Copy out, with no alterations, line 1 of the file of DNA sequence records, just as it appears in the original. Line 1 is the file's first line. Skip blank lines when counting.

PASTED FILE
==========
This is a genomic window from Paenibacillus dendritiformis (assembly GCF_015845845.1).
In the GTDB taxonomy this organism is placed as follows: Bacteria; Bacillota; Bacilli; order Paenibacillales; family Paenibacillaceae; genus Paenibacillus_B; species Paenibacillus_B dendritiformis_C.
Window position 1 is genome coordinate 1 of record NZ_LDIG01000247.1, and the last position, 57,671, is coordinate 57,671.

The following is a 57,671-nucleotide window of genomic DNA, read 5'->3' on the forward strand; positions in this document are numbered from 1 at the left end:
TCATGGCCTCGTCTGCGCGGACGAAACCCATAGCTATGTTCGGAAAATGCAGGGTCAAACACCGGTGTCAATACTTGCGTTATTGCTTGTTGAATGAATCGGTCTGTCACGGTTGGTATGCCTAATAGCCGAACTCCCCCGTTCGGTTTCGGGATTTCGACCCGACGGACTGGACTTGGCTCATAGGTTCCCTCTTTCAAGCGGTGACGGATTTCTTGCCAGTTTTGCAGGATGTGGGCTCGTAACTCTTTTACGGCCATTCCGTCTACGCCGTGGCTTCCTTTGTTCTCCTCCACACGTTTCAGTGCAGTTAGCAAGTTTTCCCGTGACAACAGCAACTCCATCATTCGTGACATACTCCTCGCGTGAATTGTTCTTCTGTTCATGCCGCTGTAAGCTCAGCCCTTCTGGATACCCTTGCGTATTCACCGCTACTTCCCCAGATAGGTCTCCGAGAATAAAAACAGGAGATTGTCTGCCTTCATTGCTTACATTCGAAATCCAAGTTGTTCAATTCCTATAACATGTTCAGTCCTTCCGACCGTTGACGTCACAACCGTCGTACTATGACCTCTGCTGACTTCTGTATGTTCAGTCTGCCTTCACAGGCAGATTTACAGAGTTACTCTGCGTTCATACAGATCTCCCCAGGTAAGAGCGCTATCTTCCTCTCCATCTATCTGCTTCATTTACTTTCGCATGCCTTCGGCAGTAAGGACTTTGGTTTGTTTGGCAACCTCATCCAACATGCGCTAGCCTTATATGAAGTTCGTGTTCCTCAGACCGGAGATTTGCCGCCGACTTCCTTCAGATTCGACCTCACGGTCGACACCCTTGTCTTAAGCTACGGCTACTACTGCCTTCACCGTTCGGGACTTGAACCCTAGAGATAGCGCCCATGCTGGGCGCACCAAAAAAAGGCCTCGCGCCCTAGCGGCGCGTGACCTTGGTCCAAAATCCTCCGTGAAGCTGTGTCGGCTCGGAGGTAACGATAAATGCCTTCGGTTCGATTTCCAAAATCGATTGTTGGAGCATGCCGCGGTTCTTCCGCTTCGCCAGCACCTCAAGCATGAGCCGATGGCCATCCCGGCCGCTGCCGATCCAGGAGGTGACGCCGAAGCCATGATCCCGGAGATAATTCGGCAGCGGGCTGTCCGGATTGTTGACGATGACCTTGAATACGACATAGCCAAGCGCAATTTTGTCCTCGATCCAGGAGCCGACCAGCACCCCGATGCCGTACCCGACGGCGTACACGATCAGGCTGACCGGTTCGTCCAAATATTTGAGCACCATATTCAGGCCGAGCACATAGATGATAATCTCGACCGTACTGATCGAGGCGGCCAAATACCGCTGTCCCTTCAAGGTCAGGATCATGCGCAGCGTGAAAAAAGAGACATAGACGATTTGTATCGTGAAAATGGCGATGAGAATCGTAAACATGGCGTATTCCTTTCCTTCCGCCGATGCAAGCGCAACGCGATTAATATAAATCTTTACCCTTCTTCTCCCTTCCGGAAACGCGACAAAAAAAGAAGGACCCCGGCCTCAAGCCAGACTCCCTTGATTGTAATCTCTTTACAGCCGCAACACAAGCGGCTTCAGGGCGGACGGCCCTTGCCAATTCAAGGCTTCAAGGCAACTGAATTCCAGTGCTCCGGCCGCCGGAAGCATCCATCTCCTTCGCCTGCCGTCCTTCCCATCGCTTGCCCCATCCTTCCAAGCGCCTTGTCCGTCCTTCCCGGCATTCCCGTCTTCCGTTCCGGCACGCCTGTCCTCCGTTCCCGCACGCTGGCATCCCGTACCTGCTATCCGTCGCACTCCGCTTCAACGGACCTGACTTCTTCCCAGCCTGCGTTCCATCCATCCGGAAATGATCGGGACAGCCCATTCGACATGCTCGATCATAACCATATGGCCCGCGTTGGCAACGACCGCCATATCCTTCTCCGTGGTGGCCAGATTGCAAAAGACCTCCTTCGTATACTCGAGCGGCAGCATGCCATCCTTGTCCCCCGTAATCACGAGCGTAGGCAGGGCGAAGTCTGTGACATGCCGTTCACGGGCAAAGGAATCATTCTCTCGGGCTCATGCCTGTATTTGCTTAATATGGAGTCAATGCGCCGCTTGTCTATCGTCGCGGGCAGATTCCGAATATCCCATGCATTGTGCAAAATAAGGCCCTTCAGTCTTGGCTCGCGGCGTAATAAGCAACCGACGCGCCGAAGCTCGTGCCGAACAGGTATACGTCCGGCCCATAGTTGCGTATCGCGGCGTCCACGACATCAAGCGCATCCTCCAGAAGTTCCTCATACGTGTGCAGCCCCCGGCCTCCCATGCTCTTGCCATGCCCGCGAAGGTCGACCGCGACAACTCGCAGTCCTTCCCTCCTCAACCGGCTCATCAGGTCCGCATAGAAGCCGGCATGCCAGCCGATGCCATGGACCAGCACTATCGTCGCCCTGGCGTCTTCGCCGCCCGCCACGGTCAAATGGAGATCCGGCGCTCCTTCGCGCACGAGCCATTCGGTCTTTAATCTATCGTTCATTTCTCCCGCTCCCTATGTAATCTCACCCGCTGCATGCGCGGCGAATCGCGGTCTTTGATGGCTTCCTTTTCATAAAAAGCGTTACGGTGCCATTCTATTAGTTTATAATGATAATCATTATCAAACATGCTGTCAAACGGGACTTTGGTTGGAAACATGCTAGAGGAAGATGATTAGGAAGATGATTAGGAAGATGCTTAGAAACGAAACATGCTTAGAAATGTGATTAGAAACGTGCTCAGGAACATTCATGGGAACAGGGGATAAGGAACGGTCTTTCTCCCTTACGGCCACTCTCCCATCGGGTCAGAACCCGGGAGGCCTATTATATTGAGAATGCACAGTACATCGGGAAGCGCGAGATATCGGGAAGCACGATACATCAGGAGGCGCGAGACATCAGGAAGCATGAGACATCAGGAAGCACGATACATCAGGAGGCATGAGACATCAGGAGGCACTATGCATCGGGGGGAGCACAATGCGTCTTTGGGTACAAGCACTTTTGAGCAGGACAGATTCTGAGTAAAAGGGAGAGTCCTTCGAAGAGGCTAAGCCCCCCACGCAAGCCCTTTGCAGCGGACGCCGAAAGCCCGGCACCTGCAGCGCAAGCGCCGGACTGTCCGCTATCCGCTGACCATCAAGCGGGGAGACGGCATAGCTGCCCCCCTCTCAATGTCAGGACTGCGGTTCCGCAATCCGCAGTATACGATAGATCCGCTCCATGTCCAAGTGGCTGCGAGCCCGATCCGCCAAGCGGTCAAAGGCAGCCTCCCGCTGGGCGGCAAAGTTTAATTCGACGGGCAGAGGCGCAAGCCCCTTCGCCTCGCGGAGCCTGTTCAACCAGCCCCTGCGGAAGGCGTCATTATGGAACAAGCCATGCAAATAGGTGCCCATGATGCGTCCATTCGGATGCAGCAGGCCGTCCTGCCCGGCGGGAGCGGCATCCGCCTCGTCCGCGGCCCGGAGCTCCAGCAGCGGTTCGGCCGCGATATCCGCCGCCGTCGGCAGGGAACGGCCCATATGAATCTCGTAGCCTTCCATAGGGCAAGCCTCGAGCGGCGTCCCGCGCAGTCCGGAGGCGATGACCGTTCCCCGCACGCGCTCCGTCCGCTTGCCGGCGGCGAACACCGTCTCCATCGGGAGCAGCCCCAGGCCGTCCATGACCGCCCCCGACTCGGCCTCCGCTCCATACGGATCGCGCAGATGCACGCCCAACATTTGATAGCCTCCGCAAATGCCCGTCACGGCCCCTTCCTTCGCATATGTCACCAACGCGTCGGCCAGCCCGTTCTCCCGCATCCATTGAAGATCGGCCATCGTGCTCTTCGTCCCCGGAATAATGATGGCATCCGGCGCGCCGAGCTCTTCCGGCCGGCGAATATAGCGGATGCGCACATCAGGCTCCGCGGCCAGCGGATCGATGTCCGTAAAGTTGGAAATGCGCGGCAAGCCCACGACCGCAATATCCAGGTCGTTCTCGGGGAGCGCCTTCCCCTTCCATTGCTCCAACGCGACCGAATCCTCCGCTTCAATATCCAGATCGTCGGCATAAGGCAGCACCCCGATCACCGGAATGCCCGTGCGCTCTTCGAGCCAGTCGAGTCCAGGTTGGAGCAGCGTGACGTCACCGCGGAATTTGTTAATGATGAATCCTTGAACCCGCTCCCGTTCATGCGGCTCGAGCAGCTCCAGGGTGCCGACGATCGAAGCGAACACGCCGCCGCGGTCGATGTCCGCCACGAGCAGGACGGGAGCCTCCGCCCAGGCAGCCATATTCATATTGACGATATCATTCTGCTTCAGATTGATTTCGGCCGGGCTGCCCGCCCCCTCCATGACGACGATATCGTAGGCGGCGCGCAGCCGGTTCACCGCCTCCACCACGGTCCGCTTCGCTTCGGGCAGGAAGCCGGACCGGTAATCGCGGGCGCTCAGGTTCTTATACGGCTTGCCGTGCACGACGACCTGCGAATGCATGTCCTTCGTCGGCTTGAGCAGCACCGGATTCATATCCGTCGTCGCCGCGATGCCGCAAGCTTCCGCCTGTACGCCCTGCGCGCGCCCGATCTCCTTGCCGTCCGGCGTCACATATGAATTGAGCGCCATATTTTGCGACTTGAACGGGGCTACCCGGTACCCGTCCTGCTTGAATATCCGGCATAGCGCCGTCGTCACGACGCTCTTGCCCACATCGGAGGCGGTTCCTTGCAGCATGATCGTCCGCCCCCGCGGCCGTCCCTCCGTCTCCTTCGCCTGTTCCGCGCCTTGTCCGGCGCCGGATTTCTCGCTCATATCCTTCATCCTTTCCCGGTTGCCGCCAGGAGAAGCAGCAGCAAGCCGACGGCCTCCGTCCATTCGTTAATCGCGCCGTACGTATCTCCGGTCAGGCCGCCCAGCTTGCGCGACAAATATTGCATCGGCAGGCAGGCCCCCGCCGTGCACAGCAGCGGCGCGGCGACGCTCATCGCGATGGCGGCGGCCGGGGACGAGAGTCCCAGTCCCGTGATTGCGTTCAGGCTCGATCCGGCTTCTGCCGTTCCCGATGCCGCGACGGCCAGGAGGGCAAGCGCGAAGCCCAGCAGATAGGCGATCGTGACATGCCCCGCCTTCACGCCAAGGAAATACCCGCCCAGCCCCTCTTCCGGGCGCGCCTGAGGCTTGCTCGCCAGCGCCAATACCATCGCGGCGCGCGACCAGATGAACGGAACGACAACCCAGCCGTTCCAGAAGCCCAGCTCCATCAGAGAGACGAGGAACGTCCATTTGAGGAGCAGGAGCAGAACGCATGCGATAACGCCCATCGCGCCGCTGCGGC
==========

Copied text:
This is a genomic window from Paenibacillus dendritiformis (assembly GCF_015845845.1).